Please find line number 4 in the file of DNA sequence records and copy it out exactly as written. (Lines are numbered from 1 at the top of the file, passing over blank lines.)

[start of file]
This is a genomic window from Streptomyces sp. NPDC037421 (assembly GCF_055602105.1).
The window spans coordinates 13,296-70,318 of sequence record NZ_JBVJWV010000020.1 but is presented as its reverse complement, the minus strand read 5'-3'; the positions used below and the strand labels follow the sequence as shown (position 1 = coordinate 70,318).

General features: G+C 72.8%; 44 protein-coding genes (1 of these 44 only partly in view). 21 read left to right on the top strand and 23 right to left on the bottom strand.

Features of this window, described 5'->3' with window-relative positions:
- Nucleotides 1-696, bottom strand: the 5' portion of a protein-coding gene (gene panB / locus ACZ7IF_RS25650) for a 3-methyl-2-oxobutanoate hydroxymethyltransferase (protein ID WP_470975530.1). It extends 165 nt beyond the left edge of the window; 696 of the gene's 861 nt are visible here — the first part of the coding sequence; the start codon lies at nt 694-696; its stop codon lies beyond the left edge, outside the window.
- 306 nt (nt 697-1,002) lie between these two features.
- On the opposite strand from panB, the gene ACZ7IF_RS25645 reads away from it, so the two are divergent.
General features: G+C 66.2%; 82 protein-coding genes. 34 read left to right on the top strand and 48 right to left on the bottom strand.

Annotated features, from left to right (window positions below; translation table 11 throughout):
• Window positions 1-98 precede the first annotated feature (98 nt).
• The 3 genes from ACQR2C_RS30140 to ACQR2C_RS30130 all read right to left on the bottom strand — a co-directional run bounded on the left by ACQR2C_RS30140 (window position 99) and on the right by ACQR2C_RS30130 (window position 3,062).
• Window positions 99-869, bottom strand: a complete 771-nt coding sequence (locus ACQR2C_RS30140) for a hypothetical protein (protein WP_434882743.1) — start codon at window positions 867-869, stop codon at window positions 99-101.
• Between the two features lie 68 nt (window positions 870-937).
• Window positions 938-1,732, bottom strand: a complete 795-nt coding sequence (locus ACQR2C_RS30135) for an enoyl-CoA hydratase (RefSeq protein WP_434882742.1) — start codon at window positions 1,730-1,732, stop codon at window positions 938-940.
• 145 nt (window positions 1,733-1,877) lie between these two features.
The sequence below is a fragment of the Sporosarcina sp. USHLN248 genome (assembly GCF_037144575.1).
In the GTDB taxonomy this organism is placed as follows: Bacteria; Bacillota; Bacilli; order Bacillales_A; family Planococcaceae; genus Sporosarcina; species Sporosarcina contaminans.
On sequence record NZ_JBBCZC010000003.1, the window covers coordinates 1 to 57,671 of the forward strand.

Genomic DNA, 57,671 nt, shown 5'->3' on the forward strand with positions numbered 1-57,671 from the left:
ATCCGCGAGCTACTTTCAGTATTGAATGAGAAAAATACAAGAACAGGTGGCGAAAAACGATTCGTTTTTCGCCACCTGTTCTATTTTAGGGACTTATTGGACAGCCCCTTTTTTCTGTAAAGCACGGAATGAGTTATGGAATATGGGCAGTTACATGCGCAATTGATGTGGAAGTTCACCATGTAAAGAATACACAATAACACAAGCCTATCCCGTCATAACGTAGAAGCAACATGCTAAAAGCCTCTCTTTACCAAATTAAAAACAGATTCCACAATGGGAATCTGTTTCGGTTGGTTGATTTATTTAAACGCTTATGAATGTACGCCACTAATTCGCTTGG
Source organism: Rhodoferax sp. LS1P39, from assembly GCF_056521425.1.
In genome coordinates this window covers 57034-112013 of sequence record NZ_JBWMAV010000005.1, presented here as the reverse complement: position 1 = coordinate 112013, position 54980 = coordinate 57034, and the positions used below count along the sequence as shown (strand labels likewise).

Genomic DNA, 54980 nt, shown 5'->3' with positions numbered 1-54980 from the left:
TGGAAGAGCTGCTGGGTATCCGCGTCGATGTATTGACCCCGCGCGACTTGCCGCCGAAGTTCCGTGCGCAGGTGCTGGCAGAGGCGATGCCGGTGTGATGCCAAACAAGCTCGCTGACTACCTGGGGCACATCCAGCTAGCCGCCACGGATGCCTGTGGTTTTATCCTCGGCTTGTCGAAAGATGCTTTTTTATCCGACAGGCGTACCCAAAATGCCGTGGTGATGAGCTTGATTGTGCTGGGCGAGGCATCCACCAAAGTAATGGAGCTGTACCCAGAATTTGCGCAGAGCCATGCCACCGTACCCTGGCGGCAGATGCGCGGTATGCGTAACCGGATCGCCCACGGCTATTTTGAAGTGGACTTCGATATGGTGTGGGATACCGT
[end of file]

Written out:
Features of this window, described 5'->3' with window-relative positions: